I’m trying to get consistent with meal prep this term. Busy weeknights usually find me floundering at the thought of actually cooking and resorting to the straightforward but actually somewhat time-consuming fried-egg-and-rice. Instead, I want to avoid the dilemma altogether and cook a large quantity of real food once a week. Today, the first day of winter term, I kicked off this resolution today by making seven servings of chicken curry.
This curry is made from scratch (save the Golden Curry for another day), and requires only eight ingredients, two of which are oil and salt. It took me thirty-five minutes from ingredients-on-the-counter to fragrant-curry-steaming-on-the-stove. While this is a significant chunk of time, for seven servings, it divides into only five minutes per meal, which is pretty good. If you like to think in terms of money, seven meals at your friendly neighborhood Chipotle would cost about 7 x $8 = $56, whereas the ingredients for this curry cost no more than $10. That’s $46 saved in one week!
Coconutty* Chicken Curry
Yes, coconutty. More so than just coconut chicken curry, this curry boasts an intense offering of delicate coconut flavor.*
Makes 7 cups of curry.
**Ingredientsolive oil2 cloves of garlic1/2 an onion3 chicken thighssalt1 Tbsp. curry powder3 cups frozen vegetable mix (carrots, corn, peas, green beans)can of coconut cream (can substitute coconut milk)
Equipmentcutting board (preferably large)chef’s knifelarge nonstick saucepan or wokcan openerwooden turner/spoon for stirringladle for serving
MethodMince the garlic and start to sautee it in some oil in the pan on medium-high. While this is heating up, dice (half of) the onion and add to the pan. Cook until the onion begins to turn translucent, stirring occasionally. While the onions and garlic are cooking, slice the chicken against the grain. Add the chicken and salt liberally.
Cooking the chicken dry - before adding the coconut cream and vegetables - allows it to brown via the Malliard reaction, developing a caramelized crust. To amplify the Malliard reaction, you can add in the sugar here. Once the chicken has browned, add the coconut cream and curry powder, and if desired, ginger, turmeric, and cayenne for an extra kick. Mix thoroughly and bring to a boil. Add the veggies and return to a boil, then simmer until they’ve cooked. Add salt to taste.
Serve with rice. I packed half of mine up with rice in individual containers to take to campus for lunch and stored the rest in one large container to eat for dinner.
One of the most exciting aspects of college life is the freedom that students enjoy when living on their own. When most students think about college life, one of the first things that comes to mind is Greek life, with the many sororities and fraternities on campuses across the country. While Caltech does not have Greek life, per se, we do have a unique housing system, similar to that of Hogwarts. There are eight houses and one residence on campus: Avery, Blacker, Dabney, Fleming, Lloyd, Page, Ricketts, Ruddock, and the Bechtel Residence. Each of the houses has its own unique culture, character, and traditions. I am a member of Ruddock House!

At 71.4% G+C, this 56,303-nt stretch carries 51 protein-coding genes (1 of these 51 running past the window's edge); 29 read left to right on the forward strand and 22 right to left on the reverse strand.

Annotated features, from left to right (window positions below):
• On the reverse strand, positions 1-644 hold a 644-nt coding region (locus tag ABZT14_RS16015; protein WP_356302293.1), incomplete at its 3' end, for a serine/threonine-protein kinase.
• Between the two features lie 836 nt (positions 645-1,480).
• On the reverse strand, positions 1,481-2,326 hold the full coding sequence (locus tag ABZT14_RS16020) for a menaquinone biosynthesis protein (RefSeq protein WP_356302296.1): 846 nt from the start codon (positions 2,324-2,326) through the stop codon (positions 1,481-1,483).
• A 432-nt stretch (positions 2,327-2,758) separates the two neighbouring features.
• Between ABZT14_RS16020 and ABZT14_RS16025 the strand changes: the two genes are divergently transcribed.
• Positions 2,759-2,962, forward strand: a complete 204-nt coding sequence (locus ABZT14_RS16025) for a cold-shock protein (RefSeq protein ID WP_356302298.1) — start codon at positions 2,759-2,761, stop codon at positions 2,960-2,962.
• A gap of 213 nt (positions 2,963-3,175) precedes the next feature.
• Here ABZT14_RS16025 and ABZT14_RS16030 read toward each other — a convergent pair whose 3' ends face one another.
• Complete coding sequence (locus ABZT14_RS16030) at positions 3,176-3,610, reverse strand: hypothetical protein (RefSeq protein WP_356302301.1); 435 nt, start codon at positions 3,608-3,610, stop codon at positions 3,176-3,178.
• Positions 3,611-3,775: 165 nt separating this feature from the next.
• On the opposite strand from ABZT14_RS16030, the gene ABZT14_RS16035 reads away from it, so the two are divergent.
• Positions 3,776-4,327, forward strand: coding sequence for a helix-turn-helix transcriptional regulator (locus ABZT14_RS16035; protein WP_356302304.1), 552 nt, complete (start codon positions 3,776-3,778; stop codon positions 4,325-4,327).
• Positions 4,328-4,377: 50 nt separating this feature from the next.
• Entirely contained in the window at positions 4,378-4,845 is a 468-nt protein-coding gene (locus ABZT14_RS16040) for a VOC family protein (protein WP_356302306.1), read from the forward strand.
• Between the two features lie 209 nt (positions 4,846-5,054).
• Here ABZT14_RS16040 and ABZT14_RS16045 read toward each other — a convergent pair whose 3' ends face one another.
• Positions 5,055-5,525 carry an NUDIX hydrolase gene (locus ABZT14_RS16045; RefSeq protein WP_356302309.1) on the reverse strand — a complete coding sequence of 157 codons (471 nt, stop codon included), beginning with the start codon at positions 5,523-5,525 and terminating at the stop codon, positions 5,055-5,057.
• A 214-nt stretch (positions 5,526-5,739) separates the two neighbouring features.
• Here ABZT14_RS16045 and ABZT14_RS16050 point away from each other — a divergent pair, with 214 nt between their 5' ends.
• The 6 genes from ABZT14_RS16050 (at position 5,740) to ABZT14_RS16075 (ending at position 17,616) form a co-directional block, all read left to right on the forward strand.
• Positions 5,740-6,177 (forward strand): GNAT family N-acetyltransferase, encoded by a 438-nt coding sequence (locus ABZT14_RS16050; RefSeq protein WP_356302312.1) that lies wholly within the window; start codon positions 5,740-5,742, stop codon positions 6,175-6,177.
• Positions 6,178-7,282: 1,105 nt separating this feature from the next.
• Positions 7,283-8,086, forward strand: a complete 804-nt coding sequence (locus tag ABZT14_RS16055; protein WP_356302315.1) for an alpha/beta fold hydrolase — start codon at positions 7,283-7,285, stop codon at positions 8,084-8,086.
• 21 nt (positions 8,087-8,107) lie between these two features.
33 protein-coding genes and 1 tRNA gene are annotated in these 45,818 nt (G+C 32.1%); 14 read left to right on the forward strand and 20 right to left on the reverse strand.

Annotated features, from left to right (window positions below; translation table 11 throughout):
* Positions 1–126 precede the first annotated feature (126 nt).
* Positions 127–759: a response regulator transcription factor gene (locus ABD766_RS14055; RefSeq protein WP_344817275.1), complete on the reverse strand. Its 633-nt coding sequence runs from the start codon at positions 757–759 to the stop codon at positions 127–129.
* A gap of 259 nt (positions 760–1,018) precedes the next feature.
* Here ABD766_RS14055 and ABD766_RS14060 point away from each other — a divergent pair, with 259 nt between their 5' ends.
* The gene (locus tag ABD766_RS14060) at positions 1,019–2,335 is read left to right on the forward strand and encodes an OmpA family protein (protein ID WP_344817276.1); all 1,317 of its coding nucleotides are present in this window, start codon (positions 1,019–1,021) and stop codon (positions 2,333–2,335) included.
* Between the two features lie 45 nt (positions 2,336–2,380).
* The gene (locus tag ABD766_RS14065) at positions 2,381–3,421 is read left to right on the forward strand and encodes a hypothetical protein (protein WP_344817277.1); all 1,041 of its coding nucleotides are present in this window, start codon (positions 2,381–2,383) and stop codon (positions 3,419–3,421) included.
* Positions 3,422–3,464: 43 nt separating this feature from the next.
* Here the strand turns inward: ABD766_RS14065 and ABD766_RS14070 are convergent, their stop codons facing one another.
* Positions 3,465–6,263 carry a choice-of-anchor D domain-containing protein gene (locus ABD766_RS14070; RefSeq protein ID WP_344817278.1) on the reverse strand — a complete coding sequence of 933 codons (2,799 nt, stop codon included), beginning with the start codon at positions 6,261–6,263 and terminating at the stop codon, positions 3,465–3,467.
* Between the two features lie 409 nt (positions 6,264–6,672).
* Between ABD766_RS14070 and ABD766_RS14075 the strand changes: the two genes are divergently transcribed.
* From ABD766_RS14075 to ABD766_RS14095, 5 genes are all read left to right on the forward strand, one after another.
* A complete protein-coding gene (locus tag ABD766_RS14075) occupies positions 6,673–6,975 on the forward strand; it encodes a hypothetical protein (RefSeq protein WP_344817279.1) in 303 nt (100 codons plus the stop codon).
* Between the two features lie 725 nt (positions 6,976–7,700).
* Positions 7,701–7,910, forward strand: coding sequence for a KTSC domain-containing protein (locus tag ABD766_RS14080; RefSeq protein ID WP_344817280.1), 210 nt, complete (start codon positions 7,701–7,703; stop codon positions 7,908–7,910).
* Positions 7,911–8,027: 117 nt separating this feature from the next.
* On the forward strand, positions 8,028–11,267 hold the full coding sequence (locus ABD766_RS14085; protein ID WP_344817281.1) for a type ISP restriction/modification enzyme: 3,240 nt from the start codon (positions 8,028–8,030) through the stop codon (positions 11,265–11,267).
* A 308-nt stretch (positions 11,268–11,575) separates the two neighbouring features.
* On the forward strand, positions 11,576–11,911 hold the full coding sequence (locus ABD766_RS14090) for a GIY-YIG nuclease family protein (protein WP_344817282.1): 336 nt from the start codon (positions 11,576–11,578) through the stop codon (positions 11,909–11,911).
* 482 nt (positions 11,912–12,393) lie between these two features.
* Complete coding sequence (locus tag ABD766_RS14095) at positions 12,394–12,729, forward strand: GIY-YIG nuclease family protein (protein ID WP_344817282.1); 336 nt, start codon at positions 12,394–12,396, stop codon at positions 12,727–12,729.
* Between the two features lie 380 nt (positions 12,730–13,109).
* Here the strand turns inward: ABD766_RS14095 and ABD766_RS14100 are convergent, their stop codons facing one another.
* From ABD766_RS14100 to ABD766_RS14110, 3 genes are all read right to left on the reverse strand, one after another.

This past year was so different than most of us could have ever imagined. Living in “the virtual school year” posed a plethora of challenges, but at the same time, it opened the door to new possibilities. As a society, we learned how to better operate in a virtual world, and as individuals, we had time for new endeavors. For myself, this meant taking the leap of faith to move away from home and live with some fellow Techers. While I had already had the experience of moving away from home and coming to live in the Caltech houses, this was quite different. Instead of living in organized student residences with hundreds of other students, a meal plan, and tons of support resources, I was about to go live with just 5 other people (some of which I did not know super well) and we had to find and manage our own housing, food, and necessities.
My favorite part about Caltech is the Houses! The easiest way to describe them is as Hogwarts houses: each has their own personality and group of people and the first thing you do at Caltech is go through a “sorting” process. The people are what makes the Houses at Caltech so great. As a frosh, it’s amazing to be able to come in and immediately have a group of 100+ people to support you. Because the Houses have students from every grade, you make friends with upperclassmen and can ask for help on tons of things like: